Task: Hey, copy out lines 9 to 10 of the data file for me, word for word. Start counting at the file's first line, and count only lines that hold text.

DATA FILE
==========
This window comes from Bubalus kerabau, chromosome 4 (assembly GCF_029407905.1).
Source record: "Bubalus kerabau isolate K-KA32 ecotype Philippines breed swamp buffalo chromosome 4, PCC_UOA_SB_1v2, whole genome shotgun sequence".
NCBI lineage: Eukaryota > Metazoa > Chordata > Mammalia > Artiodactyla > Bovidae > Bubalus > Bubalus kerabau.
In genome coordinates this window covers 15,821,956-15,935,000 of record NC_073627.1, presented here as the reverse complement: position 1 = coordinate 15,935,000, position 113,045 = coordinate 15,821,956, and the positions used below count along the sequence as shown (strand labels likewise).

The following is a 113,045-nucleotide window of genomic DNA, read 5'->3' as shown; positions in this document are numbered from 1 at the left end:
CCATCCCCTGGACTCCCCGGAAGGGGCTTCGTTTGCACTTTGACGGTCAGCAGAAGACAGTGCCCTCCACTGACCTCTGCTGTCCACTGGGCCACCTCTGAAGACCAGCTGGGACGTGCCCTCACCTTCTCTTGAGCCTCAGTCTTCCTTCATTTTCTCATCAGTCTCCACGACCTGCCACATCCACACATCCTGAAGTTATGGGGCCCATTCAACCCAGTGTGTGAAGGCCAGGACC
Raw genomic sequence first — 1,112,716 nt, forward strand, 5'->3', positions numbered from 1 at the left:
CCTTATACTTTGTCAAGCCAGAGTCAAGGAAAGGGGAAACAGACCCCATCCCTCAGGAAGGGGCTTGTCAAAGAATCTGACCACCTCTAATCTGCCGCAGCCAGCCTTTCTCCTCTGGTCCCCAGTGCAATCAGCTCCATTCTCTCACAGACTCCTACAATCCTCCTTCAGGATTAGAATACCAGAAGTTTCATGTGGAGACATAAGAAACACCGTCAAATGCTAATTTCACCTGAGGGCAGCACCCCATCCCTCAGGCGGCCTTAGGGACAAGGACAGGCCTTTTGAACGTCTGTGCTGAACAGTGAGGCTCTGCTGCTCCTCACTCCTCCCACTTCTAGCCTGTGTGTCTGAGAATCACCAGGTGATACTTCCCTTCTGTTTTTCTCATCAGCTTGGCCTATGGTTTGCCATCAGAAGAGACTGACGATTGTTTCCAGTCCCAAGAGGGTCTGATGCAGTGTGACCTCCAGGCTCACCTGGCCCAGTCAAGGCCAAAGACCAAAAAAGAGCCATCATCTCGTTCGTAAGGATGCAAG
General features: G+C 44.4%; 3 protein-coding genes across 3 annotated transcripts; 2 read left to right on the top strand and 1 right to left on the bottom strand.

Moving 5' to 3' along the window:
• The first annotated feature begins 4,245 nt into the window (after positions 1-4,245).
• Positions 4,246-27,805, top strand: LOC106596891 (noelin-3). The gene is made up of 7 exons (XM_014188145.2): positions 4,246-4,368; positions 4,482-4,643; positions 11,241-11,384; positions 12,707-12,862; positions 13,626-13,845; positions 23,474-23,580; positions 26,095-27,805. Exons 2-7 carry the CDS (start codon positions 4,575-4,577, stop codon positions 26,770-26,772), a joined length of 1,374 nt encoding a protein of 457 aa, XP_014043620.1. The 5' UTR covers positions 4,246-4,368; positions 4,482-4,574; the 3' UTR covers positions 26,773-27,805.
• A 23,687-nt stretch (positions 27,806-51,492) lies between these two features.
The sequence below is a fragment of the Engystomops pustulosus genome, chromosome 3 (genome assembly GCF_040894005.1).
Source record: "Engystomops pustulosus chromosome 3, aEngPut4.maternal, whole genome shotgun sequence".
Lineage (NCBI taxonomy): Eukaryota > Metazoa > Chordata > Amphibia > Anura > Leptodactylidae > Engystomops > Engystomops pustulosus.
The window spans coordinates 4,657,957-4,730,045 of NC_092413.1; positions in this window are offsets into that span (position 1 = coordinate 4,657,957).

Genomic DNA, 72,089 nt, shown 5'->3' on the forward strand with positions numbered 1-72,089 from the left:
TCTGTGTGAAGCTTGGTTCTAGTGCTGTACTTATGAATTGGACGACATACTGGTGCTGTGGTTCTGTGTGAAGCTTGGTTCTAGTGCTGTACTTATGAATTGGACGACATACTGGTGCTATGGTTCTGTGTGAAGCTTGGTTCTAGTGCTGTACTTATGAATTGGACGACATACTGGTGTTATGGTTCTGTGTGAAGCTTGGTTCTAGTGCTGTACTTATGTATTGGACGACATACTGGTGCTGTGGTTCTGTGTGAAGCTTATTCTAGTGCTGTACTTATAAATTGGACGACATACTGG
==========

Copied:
General features: G+C 44.4%; 3 protein-coding genes across 3 annotated transcripts; 2 read left to right on the top strand and 1 right to left on the bottom strand.

Moving 5' to 3' along the window: